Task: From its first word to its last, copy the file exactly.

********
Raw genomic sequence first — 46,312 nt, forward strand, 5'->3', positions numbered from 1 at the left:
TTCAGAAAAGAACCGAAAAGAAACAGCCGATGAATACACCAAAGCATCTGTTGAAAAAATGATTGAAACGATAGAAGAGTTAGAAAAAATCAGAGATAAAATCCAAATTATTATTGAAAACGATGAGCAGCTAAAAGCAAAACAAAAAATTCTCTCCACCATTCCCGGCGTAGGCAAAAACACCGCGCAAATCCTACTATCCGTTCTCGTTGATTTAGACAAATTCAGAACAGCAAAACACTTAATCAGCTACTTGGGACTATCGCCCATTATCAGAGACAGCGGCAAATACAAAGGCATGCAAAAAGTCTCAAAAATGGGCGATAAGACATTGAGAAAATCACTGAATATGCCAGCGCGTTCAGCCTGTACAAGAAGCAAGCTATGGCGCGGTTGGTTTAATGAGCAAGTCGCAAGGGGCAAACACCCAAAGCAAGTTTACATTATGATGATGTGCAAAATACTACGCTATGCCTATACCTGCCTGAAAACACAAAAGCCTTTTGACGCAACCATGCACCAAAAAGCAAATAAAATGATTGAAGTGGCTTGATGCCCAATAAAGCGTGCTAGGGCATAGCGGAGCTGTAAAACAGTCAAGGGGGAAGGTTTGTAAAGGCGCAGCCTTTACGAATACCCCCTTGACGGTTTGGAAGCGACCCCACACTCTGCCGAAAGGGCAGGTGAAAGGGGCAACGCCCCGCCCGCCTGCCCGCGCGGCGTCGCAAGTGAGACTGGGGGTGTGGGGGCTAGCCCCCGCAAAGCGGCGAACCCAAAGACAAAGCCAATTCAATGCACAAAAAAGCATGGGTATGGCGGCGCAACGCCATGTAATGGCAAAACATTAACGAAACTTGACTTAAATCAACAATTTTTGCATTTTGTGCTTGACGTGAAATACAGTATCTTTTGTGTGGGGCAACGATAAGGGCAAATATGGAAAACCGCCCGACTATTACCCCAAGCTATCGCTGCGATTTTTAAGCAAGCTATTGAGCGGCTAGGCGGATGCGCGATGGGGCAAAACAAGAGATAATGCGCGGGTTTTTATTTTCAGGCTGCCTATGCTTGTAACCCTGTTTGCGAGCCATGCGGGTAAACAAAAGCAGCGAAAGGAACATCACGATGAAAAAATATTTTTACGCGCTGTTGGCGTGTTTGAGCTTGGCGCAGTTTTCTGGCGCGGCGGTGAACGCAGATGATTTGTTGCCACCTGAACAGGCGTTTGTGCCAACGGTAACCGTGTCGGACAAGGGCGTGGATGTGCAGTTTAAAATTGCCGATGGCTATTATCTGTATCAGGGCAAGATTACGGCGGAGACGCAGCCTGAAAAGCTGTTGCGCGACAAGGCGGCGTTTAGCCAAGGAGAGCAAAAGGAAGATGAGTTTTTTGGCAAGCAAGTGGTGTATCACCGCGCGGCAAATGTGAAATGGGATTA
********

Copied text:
Raw genomic sequence first — 46,312 nt, forward strand, 5'->3', positions numbered from 1 at the left:
TTCAGAAAAGAACCGAAAAGAAACAGCCGATGAATACACCAAAGCATCTGTTGAAAAAATGATTGAAACGATAGAAGAGTTAGAAAAAATCAGAGATAAAATCCAAATTATTATTGAAAACGATGAGCAGCTAAAAGCAAAACAAAAAATTCTCTCCACCATTCCCGGCGTAGGCAAAAACACCGCGCAAATCCTACTATCCGTTCTCGTTGATTTAGACAAATTCAGAACAGCAAAACACTTAATCAGCTACTTGGGACTATCGCCCATTATCAGAGACAGCGGCAAATACAAAGGCATGCAAAAAGTCTCAAAAATGGGCGATAAGACATTGAGAAAATCACTGAATATGCCAGCGCGTTCAGCCTGTACAAGAAGCAAGCTATGGCGCGGTTGGTTTAATGAGCAAGTCGCAAGGGGCAAACACCCAAAGCAAGTTTACATTATGATGATGTGCAAAATACTACGCTATGCCTATACCTGCCTGAAAACACAAAAGCCTTTTGACGCAACCATGCACCAAAAAGCAAATAAAATGATTGAAGTGGCTTGATGCCCAATAAAGCGTGCTAGGGCATAGCGGAGCTGTAAAACAGTCAAGGGGGAAGGTTTGTAAAGGCGCAGCCTTTACGAATACCCCCTTGACGGTTTGGAAGCGACCCCACACTCTGCCGAAAGGGCAGGTGAAAGGGGCAACGCCCCGCCCGCCTGCCCGCGCGGCGTCGCAAGTGAGACTGGGGGTGTGGGGGCTAGCCCCCGCAAAGCGGCGAACCCAAAGACAAAGCCAATTCAATGCACAAAAAAGCATGGGTATGGCGGCGCAACGCCATGTAATGGCAAAACATTAACGAAACTTGACTTAAATCAACAATTTTTGCATTTTGTGCTTGACGTGAAATACAGTATCTTTTGTGTGGGGCAACGATAAGGGCAAATATGGAAAACCGCCCGACTATTACCCCAAGCTATCGCTGCGATTTTTAAGCAAGCTATTGAGCGGCTAGGCGGATGCGCGATGGGGCAAAACAAGAGATAATGCGCGGGTTTTTATTTTCAGGCTGCCTATGCTTGTAACCCTGTTTGCGAGCCATGCGGGTAAACAAAAGCAGCGAAAGGAACATCACGATGAAAAAATATTTTTACGCGCTGTTGGCGTGTTTGAGCTTGGCGCAGTTTTCTGGCGCGGCGGTGAACGCAGATGATTTGTTGCCACCTGAACAGGCGTTTGTGCCAACGGTAACCGTGTCGGACAAGGGCGTGGATGTGCAGTTTAAAATTGCCGATGGCTATTATCTGTATCAGGGCAAGATTACGGCGGAGACGCAGCCTGAAAAGCTGTTGCGCGACAAGGCGGCGTTTAGCCAAGGAGAGCAAAAGGAAGATGAGTTTTTTGGCAAGCAAGTGGTGTATCACCGCGCGGCAAATGTGAAATGGGATTA